“UQ is the climate for a Smart State hat trick”

I didn’t write this but thought you might like to know of my good luck!

UQ News, 21st May

A University of Queensland expert who pioneered research linking climate change projections with coral reef distress is the 2008 Smart State Premier’s Fellow.

Professor Ove Hoegh-Guldberg is the third UQ researcher to win the government’s top science prize, now in its third year.

He was one of the world’s first scientists to show how projected changes in global climate threaten coral reefs including Australia’s Great Barrier Reef.

“For some time now Professor Hoegh-Guldberg has been saying that unless we act to protect the Great Barrier Reef, we could see a situation where in 30 years’ time we won’t have much of our wonderful Reef left,” Premier Anna Bligh said as she announced the award at UQ in Brisbane today (May 21, 2008).

With Professor Hoegh-Guldberg leading a scientific session at an important climate change and oceans conference in Spain, Premier Bligh presented the award to his partner in research and life, Dr Sophie Dove.

The five-year fellowship gives a boost of more than $2.5 million to Great Barrier Reef research by Professor Hoegh-Guldberg and a large team. The Queensland Government’s $1.25 million contribution is matched by UQ, and the Great Barrier Reef Foundation, the Reef and Rainforest Research Centre and the Great Barrier Reef Marine Park Authority are also sponsors.

UQ Vice-Chancellor Professor Paul Greenfield congratulated Professor Hoegh-Guldberg and commended the Queensland Government for continuing to recognise the vital need to fund researchers and their projects as well as their laboratories and equipment.

“Professor Hoegh-Guldberg has long been ahead of his time,” Professor Greenfield said.

“Twenty years ago he was showing how rising temperatures caused coral bleaching, and in 1999 he became the first scientist to accurately link climate projections with a global pattern of coral distress.”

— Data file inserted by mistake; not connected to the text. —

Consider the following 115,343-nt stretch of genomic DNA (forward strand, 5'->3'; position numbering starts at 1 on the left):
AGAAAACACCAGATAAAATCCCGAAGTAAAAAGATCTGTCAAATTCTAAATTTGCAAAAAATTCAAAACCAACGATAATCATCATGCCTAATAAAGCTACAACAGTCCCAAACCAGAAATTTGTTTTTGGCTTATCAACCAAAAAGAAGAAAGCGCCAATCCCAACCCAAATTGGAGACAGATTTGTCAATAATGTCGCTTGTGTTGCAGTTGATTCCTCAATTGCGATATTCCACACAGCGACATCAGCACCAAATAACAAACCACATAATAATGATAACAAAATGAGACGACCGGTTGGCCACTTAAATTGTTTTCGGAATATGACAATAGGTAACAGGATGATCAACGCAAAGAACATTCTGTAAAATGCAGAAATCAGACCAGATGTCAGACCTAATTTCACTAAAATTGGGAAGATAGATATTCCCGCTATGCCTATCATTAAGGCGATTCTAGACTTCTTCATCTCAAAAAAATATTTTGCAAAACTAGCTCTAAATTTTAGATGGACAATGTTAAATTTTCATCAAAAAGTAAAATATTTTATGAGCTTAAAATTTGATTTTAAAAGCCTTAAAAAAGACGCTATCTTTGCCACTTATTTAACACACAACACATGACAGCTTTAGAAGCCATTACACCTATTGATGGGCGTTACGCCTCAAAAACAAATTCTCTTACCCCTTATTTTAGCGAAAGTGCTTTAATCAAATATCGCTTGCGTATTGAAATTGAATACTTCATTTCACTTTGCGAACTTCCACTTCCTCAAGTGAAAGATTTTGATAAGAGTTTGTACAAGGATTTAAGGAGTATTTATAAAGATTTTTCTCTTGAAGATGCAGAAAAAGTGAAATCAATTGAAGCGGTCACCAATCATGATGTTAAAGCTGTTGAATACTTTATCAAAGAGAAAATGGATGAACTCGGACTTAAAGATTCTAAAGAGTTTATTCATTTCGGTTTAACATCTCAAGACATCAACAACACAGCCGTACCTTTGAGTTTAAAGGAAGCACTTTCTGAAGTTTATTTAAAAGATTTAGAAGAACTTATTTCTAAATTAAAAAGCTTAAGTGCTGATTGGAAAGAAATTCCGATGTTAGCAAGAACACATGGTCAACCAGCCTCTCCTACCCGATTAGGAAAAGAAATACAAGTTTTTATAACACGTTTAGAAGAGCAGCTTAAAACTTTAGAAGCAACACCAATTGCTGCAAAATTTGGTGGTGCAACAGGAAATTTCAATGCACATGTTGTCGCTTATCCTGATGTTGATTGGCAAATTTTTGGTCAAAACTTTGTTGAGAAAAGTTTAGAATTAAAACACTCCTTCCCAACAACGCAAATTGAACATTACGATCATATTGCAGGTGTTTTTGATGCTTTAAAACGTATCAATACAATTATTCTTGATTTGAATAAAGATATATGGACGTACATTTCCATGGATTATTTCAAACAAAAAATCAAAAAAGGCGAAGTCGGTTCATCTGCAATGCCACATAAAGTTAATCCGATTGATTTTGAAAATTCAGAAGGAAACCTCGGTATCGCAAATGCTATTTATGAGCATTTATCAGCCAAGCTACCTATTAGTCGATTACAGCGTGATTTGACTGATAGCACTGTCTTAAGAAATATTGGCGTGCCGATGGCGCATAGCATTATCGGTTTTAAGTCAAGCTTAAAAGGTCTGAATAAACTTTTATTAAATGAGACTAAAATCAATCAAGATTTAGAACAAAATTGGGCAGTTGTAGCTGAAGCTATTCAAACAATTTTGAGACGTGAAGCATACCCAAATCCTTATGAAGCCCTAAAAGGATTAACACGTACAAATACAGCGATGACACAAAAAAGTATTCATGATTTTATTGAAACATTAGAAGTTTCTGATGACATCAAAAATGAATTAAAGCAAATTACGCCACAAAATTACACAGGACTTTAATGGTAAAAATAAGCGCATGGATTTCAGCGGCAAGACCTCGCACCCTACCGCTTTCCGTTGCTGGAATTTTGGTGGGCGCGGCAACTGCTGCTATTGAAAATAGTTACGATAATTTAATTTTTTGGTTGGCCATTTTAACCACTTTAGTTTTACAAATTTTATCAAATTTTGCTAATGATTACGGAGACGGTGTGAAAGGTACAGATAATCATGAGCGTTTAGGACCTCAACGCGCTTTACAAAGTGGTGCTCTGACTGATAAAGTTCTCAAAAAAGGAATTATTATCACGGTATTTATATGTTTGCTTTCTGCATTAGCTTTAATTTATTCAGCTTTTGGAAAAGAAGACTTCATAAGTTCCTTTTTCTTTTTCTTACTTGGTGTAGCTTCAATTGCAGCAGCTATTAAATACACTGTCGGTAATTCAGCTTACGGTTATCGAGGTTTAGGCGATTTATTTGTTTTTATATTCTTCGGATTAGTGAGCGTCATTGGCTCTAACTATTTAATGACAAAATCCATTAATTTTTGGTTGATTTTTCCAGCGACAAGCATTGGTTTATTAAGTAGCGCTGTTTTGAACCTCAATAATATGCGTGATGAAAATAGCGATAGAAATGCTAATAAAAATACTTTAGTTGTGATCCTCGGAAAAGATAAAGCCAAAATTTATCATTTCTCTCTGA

Professor Hoegh-Guldberg said the overall aim of the fellowship will be better Great Barrier Reef management, based on strategies emanating from the latest science.

“Over the past decade elevated sea temperatures have driven several mass coral bleaching events that affected more than 60 percent of the Great Barrier Reef each time,” he said.

“Coral disease, another consequence of increasing environmental stress, has increased 400 percent over recent years.

“According to several long-term studies, the abundance of coral cover is declining at a rate of one to two percent a year. If we let this continue there really won’t be much left in 30 years’ time.

“Through this fellowship I hope to capitalise on the vast amount of available information, to take Australia to the next level of understanding climate change and how we can deal with it.”

Professor Hoegh-Guldberg will lead one of the world’s largest networks of scientists, research organisations, and government and industry representatives. Much of the new work will be done at The University of Queensland’s Heron Island Research Station using the latest technology in wireless sensor networks provided as part of the $16 million Great Barrier Reef Ocean Observing System led by the Australian Institute of Marine Science.

“If we pull our resources together we can slow and even reverse the worrying trends. What we need is strong mitigation of CO2 emissions at the national and international level coupled with science-based solutions to increase the resilience of the Great Barrier Reef to climate change,” he said.

The new project will have three foci:
– the dynamics of sea temperature, which impact on coral bleaching and disease;
– processes within the water column, which will be mapped using satellite ocean colour in order to improve knowledge of how climate change affects the whole Reef ecosystem; and
– studying ocean acidification, with the aim of creating the world’s first map of a large coral reef system, which will indicate areas of high risk and natural resilience from climate change.

Professor Hoegh-Guldberg founded UQ’s Centre for Marine Studies and is Deputy Director of the Australian Research Council Centre of Excellence for Coral Reef Studies. His achievements in recent years include attracting more than $25 million from the World Bank and Global Environment Facility for a global coral reef project that involves researchers and students from 20 countries and is coordinated by UQ. He was lead author of a report which made the cover of the December 2007 issue of the journal Science, and showed that coral reefs will disappear within decades if levels of atmospheric carbon dioxide continue to rise.

Premier Bligh announced the fellowship during an event at UQ’s Institute for Molecular Bioscience, where she also announced a $300,000 fellowship for UQ Associate Professor of Paediatrics and Child Health, Professor Anne Chang.

Professor Chang will target her three-year Queensland Clinical Research Fellowship at improving the management of childhood cough. Professor Chang is also Paediatric Respiratory Physician at Royal Children’s Hospital (Brisbane) and Head of Child Health at the Menzies Health School (Darwin).

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